1D Convolution

The 1D Convolution block represents a layer that can be used to detect features in a vector.

The 1D block is composed by a configurable number of filters, where the filter has a set size; a convolution operation is performed between the vector and the filter, producing as output a new vector with as many channels as the number of filters. Every value in the tensor is then fed through an activation function to introduce nonlinearity.

How does 1D convolution work?

1d Convolution
Figure 1. A 1D convolution with a kernel sized 3 and stride 1.

The default is to move filters of a set Width by 1 element at a time when performing convolutions; this is called Horizontal stride and it can be altered by the user.

The bigger the stride, the smaller the output vector will be. This can be used to reduce the number of parameters and memory used but leads to a loss of information.


Padding is the process of adding one or more pixels of zeros all around the boundaries of an image, in order to increase its effective size.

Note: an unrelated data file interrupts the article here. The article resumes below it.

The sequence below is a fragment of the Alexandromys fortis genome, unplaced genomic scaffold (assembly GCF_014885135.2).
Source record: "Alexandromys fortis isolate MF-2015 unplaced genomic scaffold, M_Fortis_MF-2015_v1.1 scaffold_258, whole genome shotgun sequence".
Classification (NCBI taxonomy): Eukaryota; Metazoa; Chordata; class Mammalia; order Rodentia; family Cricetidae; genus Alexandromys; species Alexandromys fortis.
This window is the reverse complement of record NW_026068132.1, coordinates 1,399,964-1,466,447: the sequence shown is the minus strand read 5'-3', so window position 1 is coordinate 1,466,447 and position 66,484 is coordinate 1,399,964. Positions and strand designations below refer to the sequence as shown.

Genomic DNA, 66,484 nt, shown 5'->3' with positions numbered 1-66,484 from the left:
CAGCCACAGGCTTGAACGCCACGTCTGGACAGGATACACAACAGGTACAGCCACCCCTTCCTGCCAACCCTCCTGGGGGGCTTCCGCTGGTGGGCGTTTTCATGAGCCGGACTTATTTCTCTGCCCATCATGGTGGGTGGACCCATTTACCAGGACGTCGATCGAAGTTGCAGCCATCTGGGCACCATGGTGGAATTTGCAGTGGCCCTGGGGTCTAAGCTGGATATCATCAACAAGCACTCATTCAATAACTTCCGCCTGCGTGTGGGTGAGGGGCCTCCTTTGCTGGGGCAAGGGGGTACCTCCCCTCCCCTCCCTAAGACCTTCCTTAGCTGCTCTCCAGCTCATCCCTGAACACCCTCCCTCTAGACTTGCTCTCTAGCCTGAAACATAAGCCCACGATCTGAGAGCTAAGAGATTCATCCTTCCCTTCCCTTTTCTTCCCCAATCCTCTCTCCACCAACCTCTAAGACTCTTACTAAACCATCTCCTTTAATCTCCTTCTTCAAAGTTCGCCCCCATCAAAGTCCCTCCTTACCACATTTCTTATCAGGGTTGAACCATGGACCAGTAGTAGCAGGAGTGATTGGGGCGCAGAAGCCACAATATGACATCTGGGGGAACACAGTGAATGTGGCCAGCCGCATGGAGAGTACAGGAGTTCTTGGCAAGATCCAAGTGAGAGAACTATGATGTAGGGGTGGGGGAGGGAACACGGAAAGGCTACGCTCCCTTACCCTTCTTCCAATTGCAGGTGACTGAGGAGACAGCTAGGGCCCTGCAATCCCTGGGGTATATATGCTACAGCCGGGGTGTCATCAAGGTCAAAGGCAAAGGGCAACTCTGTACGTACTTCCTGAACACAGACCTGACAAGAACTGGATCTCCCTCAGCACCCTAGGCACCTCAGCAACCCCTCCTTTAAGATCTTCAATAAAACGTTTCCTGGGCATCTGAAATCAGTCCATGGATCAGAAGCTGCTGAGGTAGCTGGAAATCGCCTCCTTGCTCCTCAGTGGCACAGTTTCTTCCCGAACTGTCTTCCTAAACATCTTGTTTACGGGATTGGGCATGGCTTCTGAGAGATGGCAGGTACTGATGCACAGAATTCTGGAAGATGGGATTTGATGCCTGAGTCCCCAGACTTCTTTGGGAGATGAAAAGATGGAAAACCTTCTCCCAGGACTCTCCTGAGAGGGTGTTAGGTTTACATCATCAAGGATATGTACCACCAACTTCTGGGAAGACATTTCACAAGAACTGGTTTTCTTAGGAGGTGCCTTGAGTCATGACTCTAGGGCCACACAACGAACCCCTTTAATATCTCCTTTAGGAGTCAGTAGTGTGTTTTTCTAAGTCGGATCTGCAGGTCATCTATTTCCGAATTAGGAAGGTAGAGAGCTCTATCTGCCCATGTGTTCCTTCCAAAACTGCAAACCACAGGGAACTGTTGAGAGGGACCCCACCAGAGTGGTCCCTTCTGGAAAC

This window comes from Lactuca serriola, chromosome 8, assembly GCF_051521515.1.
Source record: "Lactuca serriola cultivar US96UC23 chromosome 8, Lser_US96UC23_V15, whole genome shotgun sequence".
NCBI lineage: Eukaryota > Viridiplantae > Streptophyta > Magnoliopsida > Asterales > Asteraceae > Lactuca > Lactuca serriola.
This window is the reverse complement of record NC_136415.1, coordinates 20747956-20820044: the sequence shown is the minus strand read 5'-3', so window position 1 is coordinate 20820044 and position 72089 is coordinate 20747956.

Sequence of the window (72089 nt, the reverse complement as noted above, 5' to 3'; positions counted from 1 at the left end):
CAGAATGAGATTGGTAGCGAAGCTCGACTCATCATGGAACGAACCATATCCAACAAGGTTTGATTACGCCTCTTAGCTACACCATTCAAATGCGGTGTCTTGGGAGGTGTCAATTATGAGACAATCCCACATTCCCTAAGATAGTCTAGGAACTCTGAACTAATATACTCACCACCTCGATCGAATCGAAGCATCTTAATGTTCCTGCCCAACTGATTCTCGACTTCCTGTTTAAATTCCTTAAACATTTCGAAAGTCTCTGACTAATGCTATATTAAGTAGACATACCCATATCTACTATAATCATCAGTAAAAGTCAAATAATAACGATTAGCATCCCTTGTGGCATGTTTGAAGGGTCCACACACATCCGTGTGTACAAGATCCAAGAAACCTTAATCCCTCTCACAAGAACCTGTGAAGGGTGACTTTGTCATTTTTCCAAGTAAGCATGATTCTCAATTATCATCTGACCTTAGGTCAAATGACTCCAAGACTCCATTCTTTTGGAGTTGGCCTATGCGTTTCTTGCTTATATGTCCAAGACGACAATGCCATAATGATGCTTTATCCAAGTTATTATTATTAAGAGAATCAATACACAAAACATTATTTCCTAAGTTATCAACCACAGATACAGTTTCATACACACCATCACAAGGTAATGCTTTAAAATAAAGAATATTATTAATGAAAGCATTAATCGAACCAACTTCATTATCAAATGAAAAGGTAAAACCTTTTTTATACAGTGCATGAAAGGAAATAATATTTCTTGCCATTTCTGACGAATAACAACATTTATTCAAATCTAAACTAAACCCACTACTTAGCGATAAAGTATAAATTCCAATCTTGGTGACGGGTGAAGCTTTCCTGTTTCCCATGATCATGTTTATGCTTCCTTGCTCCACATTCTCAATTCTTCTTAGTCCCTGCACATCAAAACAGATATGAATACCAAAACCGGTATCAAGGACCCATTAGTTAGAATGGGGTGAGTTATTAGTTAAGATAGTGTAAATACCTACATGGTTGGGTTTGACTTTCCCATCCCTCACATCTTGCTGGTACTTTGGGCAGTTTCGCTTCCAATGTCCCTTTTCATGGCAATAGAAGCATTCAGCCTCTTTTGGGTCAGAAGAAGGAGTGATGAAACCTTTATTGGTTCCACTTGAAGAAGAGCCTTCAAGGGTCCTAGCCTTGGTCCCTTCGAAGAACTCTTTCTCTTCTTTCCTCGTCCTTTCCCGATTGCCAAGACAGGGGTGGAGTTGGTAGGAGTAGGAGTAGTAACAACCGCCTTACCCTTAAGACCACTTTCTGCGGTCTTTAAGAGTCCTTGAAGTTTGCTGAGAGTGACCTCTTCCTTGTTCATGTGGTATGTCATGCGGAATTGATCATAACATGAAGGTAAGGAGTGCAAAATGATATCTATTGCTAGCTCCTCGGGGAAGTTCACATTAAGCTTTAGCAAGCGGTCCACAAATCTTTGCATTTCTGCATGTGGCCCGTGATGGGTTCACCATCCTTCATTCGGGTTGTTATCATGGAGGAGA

Convolutional layers return by default a smaller tensor than the input. If a lot of convolutional layers are strung together, the output tensor is progressively reduced in size until, eventually, it might become unusable.

By padding an tensor before a convolutional layer, i.e., "increasing" its size, this effect can be mitigated.


Filters: The number of convolutional filters to include in the layer. Default: 32

Width: The size of a single filter. Default: 3

Horizontal stride: The number of cells to move while performing the convolution along the vector. Default: 1

Activation: The function that will be applied to each element of the output. Default: ReLu

Padding: Same results in padding the input such that the output has the same length as the original input. Valid means "no padding".

Use bias: Adds a bias vector to a tensor.

Trainable: Whether we want the training algorithm to change the value of the weights during training. In some cases, one will want to keep parts of the network static, for instance when using the encoder part of an autoencoder as preprocessing for another model.

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